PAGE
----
It’s a treat to experience Panda Bear’s new material in the live format, where he seemed to relish the freedom to experiment and to witness the response from a crowd hearing the music with fresh ears. It shifted organically, ranging from haunting and spare to playful and pulsating, and although the grim reaper referenced in the upcoming album’s title did pay us a visit via projector, we emerged unscathed and fully entertained. —Alena Kastin

Photos courtesy of Lina Shteyn | www.linashteyn.com


Two Nights of Animal Collective at Terminal 5

December 4th, 2012

The four guys in Animal Collective—Josh Dibb (Deakin), Noah Lennox (Panda Bear), David Portner (Avery Tare) and Brian Weits (Geologist)—began playing music together in late-’90s Baltimore. They shared united interests in psychedelic folk and a wide range of musical genres, plus studio experimentation. But despite putting out albums—including side projects and solo efforts—since 2000, it wasn’t ’til the release of 2007’s Strawberry Jam and its ensuing tour that the four-piece really began to gain recognition. The spotlight didn’t cool down with their following release, Merriweather Post Pavilion, two years later, which received near universal acclaim. Deakin didn’t partake in the recording of that album or its tour, but now he’s returned to the band for their most recent LP, Centipede Hz (stream it below). Of course, with a new album comes a new tour, and Animal Collective (above, doing “Today’s Supernatural” last year at Celebrate Brooklyn at the Prospect Park Bandshell) play Terminal 5 tonight and tomorrow.


Panda Bear – Music Hall of Williamsburg – July 3, 2011

July 5th, 2011

Photos courtesy of Diana Wong | DianaWongPhoto.com


A Night of Remembrance and Electronic Music

September 13th, 2010


Panda Bear – The Beach at Governors Island – September 11, 2010

Earlier this month, Brooklyn Vegan interviewed Noah Lennox—known as Panda Bear and a core member of Animal Collective. Asked about September 11th, he recounted how on that day a woman informed him that the subway wasn’t running and pointed toward the sky where he could see a big pillar of smoke and the buildings on fire. To this day, the images and memories connected to that date are saddening and surreal. It’s difficult to remember how the city and its culture differed before the tragedy. However, with two luminous beams known as the Tribute in Light standing in the place of the towers, the city’s landscape is undeniably transformed, though a change in its people is more nuanced and complex.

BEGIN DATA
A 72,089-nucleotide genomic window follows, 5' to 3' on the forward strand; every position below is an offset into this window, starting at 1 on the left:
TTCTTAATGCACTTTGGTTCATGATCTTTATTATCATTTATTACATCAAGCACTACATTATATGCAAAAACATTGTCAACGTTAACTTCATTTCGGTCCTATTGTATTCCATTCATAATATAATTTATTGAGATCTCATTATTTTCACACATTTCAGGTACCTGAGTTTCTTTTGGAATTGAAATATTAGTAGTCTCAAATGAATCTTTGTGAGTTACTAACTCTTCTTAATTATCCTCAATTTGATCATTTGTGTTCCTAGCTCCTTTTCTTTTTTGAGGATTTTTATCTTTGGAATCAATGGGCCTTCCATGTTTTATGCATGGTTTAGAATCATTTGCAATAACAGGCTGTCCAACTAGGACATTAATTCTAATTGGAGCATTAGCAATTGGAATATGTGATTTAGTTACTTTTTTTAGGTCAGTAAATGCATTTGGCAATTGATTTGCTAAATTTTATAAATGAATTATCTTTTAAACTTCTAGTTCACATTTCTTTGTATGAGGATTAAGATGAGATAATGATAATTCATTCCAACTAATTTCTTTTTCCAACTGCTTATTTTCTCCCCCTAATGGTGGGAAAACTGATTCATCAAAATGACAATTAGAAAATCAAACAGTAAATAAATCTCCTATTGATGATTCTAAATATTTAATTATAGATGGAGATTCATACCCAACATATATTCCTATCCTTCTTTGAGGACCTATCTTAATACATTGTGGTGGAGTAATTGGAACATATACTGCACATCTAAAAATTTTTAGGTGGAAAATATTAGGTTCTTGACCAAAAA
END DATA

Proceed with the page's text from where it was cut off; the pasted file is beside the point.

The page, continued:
For that reason, a fantastic lineup of experimental electronic musicians can play a seemingly perfect show at The Beach at Governors Island while underlying emotions cloud the experience. On Saturday night, fellow Animal Collective member Avey Tare opened with a DJ set followed by psychedelic bands Teengirl Fantasy and Gala Drop. Gala Drop, a relatively unknown group from Lisbon, where Lennox currently lives, opened at his request. The quartet’s trans-like jams were well received from those crowded around the stage. And the atmosphere they created was built upon and transformed when Panda Bear took the stage with a guitar-keys-and-sampler setup.

Lennox, known for sets that blend together old and new songs, played selections from his critically acclaimed third album, Person Pitch, like “Ponytail” and “Comfy in Nautica,” along with tracks from his forthcoming album, Tomboy. He also melded Animal Collective’s frantic “Guys Eyes” into a more mellow and melodic guitar-based version, which delighted the many AnCo fans in attendance. The set was beautifully constructed and the sound adapted to the large, outdoor space extraordinarily well. But, as the show came to a close and the crowd boarded ferries back to Manhattan, the sight of the Tribute of Light served as a powerful notice of what the day means. A beautiful late-summer concert reminded us that our experience of the present is colored and informed by remembrance of the past. —Jared Levy


Skip the Zoo and Still See Panda Bear

September 10th, 2010

Noah Lennox is one of the founding members of Animal Collective. (He and Dave Portner— Avey Tare—are the only members to contribute to all of the band’s releases.) Lennox performs as Panda Bear and usually sings and plays drums when Animal Collective performs live. But he’s been focusing on samples and electronica since 2007, when he did his entire third LP, the critically acclaimed Person Pitch, electronically. His next effort, Tomboy, departs from that somewhat, “with a heavy focus on guitar and rhythm” and “all the Baltimore R&B radio we used to ingest.” The disc is due out later this year, but Panda Bear (above, playing “You Can Count on Me”) has been doing tracks from it this summer. That tour brings him to The Beach at Governors Island on Saturday. But a ferry can bring you. Speaking of which, Governors Island ferries will begin running from Pier 11, at South Street and Wall Street, beginning at 6:00 p.m. There will be no concert ferries departing from the Battery Maritime Building.

(Avey Tare will do a DJ set and Teengirl Fantasy and Gala Drop open.)